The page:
Rouse supposedly had three wives and a total of 26 children but only eight of them survived to adulthood.  His first wife was Clara Therese Olivier, adopted niece of Major Lawrence Oliver (or Laurent Olivier) who he married at age 14 in 1780 in Albany, New York (Hazen’s regiment was at this time in various places in New York as well as in Pennsylvania).  Oliver (Olivier) also accompanied Rouse to this area and settled on the lakeshore.  Rouse’s oldest child was Lawrence but he drowned in the lake at the age of 14 around 1800.  Other sons were Lewis (born around 1792), Solomon M. (Simeon?, born in 1795 and died in 1860 in Wisconsin) and Michael.  Daughter Clara married Eddy Thurber of Rouses Point.  Other daughters were Julia and Sophia.  His last surviving child was Mary who married Charles White of Rouses Point.  She died in 1868 and is supposed to be in Maple Hill Cemetery (note that there could be more children of his not listed here).  Grandchild David White (1831-1902) was the engineer in charge of building Fort Montgomery and Eleanor (White) Luck was his sister.  David was unmarried but Eleanor had children whose descendents may still be in the area.  Rouse’s son Lewis settled in Green Bay, Wisconsin, after serving in the War of 1812 with his brothers Michael and Solomon, and worked for the American Fur Company.  Hugh McLellan corresponded with a few descendents of Jacques Rouse between the 1920s and 40s.  At the time, there did not seem to be any of his descendents living in Champlain Town.



:

The Boundary Line of the 45th Parallel at “Point Moore” (Rouses Point)

            The boundary of the United States in Champlain Town had been a source of contention for the first half of the 19th Century.  This was due to the inaccurate determination of the 45th parallel which was the stated boundary between New York and Quebec.  Once the boundary was inaccurately marked, numerous land surveys based on this location were made and more survey errors propagated.  This culminated with the building of Fort Blunder on the wrong side of the border.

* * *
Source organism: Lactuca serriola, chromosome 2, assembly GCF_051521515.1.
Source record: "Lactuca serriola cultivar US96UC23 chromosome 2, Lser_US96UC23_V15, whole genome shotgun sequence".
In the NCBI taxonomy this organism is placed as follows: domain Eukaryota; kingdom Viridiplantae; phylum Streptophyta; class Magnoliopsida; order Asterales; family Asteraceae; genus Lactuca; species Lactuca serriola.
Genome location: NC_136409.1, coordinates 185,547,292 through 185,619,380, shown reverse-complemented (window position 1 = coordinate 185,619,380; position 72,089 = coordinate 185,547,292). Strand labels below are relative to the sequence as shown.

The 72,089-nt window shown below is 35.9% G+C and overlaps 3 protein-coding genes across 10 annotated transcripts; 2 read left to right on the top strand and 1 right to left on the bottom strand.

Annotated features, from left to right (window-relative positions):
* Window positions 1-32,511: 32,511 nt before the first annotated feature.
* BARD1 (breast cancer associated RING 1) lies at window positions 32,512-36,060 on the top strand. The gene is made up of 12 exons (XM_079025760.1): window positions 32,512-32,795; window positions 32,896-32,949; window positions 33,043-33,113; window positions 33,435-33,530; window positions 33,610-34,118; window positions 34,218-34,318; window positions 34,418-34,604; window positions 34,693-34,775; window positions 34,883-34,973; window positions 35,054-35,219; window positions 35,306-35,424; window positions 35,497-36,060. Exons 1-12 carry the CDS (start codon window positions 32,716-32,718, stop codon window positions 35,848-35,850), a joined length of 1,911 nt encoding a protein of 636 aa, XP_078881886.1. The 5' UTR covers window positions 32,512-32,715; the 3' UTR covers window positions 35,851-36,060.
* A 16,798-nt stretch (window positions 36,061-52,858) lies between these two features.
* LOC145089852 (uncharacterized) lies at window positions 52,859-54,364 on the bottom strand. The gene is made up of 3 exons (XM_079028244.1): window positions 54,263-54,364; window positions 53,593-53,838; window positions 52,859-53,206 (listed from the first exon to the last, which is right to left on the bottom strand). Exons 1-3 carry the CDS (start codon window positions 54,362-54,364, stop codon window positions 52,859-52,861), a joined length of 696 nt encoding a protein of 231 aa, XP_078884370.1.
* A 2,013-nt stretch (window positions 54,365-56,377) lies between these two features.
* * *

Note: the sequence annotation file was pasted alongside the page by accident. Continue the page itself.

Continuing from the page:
After the conquest of French Canada by the British, the King of England declared by Royal Proclamation in October of 1763 that the boundary of the provinces of New York and Quebec was to be the 45th Parallel.  In 1766, the Governor of New York, Sir Henry Moore (no relation to Pliny Moore), with the assistance of the Quebec governor, agreed to survey the boundary to establish its true location.  On August 12, Moore wrote of his desire to mark this line: “From the Mohawk Country I propose to go to the north End of the lake Champlain, in order to ascertain the boundary line between Quebec and this Province, which by His Majesty’s order is fix’d at the 45th degree.  The great expense which has been occasioned to this Provc by the neglect of so necessary a point, as that of fixing their boundaries, and the dispute still subsisting with the Provinces of Jersey and the Massachusets, have engaged me in this undertaking, and as the lands thereabout are intirely uncultivated, I shall have no disputes to encounter with, by the claims of persons, pretending to be proprietors of the soil, and a matter of this kind is of course much more easily settled than in a cultivated country…..”   At this time, some land had been allocated to soldiers on both sides of Lake Champlain and had even been surveyed but the proprietors did not want to settle until the province boundary and uncertainty of the French land grants were settled.  Letters written by Governor Moore show that he was under pressure to resolve these boundary questions.  Expeditions to Lake Champlain were planned for the spring of 1767 so it was imperative that the surveys be started.